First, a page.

The original quote was:
"The essential point is this: The luminous and knowing aspect of a given state of consciousness must come from a prior moment of that consciousness. It follows, therefore, that it must also beginningless. For were a beginning to the continuum of the luminous and knowing aspect of consciousness posited, we would then have to concede that consciousness arose from a cause that is not commensurate with it, which is untenable. "
And I have gone back and reread it. Suddenly something jumped out at me. I think I made an error in understanding what the subject matter was.
He did not say that consciousness arises from a previous moment, although that may be true. He said the luminous and knowing aspect
arises from a prior moment of consciousness, and that is the subject of the paragraph, not consciousness itself.
This could change the discussion completely.
Why? There is no change whether you call the phenomenon "consciousness" or "subtlest consciousness" or "luminous and knowing aspect". Just replace the variable with "phenomenon X" then you have the generic arguement which has the same fault.
Actually the only "news" is the "aspect" but then again you arrive at "aspect of what?" which is no different form the "quality" RNM has introduced ... it is an endless regression. This "aspect" stands for "consciousness" so you might as well leave it at simply "consciousness".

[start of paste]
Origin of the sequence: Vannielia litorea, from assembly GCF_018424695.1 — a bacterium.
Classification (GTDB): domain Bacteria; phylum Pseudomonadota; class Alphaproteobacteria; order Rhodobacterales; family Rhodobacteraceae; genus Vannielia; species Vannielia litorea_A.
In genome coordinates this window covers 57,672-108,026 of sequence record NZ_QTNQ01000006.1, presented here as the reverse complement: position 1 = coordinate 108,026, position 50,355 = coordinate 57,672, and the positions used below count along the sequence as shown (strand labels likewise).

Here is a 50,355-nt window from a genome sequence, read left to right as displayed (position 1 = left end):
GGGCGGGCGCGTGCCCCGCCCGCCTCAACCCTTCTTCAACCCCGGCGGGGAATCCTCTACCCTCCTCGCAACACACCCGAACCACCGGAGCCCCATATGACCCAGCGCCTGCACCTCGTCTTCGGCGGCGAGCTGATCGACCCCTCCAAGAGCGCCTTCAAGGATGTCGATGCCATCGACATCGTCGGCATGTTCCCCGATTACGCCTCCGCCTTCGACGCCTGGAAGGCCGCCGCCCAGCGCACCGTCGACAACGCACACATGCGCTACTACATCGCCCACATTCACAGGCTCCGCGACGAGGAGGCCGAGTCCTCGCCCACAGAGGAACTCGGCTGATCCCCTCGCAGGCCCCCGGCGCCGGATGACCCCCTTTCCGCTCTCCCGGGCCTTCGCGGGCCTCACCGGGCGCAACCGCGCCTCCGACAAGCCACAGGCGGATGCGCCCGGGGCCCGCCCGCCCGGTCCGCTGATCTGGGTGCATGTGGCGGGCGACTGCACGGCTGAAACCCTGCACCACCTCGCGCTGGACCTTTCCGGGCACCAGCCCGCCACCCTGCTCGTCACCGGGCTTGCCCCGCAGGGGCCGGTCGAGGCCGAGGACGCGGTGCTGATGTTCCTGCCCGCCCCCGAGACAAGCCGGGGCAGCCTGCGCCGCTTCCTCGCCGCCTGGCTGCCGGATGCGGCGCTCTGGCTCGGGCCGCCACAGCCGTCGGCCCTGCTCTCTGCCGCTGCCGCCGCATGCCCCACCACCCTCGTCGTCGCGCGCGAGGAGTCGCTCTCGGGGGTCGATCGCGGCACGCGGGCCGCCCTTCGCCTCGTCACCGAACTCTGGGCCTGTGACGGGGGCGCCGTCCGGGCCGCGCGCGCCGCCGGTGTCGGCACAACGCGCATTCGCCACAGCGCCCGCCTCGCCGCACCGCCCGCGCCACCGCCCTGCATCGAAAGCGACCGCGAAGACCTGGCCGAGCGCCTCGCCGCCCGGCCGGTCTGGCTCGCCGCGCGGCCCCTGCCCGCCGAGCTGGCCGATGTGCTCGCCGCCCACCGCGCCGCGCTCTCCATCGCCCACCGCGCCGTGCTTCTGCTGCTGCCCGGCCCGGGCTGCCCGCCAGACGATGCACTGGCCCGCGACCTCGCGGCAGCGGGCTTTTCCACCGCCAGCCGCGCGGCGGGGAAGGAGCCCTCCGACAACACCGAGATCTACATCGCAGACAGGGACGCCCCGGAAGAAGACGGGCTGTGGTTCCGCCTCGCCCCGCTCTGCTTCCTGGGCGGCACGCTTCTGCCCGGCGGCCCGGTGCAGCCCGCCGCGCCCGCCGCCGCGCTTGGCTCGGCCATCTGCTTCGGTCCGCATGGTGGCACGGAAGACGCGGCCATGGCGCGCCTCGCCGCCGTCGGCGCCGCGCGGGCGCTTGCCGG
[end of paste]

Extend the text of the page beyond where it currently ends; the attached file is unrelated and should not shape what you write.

There has been some wrestling here about the mention of commensurate causes. I don't know much about the idea, but I believe that it basically means a virtuous action will not give rise to bad karma, and an apple will not give rise to a rhinoceros. There is a limit to what may arise from a given cause, and in some sense the effects carry forward some of the characteristics of their causes.
Matter can give rise to light. Matter can give rise to energy. The argument above would claim "Only the cause light is commensurate with light" and "Only the cause energy is commensurate with energy". But this is obviously not correct. Now you may say: Well actually "matter" is "energy", so to say that "Only the cause enegry is commensurate with energy" is correct. But this then begs the question: What is consciousness that renders it not commensurate with matter/energy/light being its cause? The answer is our "not knowing". We do not know what may be "in" matter or "an aspect of" matter that could be a cause commensurate with consciousness.
There is a phase transition from matter1 being energy to (matter2 being energy + energy released).
Why can't there be such a phase transition from matter1 to (matter2 + "consciousness")? I tell you why this possibility
is obstinately ignored: Because the observer is the observed.
Now I feel like I am getting somewhere
Why? Because your sole intention is to support the argument. That is how it always works: The intention determines the outcome from the beginning
Logic has its applicability in Buddhism where there is intention to validate the teaching of the Buddha. The Buddha never asserted a permanent aggregate. Never ever did he do this.
Logic has no applicability where the intention is to replace not-knowing with speculation.